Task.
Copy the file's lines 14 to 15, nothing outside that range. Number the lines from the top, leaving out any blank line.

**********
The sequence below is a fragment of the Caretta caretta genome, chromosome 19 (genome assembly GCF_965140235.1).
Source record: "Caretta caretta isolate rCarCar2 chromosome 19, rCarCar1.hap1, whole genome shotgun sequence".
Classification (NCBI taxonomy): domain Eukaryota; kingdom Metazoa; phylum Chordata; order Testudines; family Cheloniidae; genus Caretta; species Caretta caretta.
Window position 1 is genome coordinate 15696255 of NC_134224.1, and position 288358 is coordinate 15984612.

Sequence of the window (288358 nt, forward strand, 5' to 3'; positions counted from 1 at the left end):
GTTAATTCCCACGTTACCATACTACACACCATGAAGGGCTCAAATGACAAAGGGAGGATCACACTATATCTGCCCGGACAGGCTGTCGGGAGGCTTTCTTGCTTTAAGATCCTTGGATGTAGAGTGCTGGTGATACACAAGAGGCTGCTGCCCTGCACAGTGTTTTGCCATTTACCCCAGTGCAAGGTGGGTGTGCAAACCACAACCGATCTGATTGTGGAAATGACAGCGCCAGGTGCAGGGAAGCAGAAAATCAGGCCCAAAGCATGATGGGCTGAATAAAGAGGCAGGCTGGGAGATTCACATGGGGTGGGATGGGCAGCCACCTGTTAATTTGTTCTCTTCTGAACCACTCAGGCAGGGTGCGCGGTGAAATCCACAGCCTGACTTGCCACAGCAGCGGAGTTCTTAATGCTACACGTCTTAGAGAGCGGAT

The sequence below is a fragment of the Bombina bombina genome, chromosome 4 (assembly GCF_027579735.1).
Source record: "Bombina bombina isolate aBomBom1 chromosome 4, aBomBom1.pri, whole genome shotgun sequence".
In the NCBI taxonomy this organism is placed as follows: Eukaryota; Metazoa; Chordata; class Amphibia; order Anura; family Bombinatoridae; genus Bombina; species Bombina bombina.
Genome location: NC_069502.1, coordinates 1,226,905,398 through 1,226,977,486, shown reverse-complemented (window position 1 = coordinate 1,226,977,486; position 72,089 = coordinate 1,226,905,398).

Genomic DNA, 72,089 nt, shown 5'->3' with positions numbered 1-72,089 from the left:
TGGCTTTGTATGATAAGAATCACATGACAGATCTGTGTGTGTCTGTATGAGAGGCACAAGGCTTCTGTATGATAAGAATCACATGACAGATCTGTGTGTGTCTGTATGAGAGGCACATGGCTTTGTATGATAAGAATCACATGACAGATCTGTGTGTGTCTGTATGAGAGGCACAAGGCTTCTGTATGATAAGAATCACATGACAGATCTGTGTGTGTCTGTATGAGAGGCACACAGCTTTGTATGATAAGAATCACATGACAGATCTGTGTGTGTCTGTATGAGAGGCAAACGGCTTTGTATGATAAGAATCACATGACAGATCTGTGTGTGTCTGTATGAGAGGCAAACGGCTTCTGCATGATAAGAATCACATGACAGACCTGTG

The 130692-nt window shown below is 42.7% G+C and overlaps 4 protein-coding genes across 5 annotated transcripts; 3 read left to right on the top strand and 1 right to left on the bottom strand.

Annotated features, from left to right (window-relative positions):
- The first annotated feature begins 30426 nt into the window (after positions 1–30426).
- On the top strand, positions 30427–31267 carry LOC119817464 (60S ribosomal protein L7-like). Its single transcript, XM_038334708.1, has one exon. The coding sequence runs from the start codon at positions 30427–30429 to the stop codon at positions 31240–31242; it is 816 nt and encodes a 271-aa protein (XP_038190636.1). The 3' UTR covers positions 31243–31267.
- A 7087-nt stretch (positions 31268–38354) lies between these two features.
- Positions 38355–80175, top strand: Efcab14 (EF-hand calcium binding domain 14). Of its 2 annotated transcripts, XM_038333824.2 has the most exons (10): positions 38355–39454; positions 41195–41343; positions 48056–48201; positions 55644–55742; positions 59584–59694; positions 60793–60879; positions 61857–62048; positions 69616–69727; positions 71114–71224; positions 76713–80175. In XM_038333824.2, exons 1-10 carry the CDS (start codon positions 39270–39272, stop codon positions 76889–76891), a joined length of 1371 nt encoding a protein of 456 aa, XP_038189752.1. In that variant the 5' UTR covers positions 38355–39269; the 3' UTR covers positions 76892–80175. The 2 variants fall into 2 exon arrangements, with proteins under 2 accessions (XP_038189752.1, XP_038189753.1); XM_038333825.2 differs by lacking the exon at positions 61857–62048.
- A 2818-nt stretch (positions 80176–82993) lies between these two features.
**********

Annotated features, from left to right (window-relative positions):
- The first annotated feature begins 30426 nt into the window (after positions 1–30426).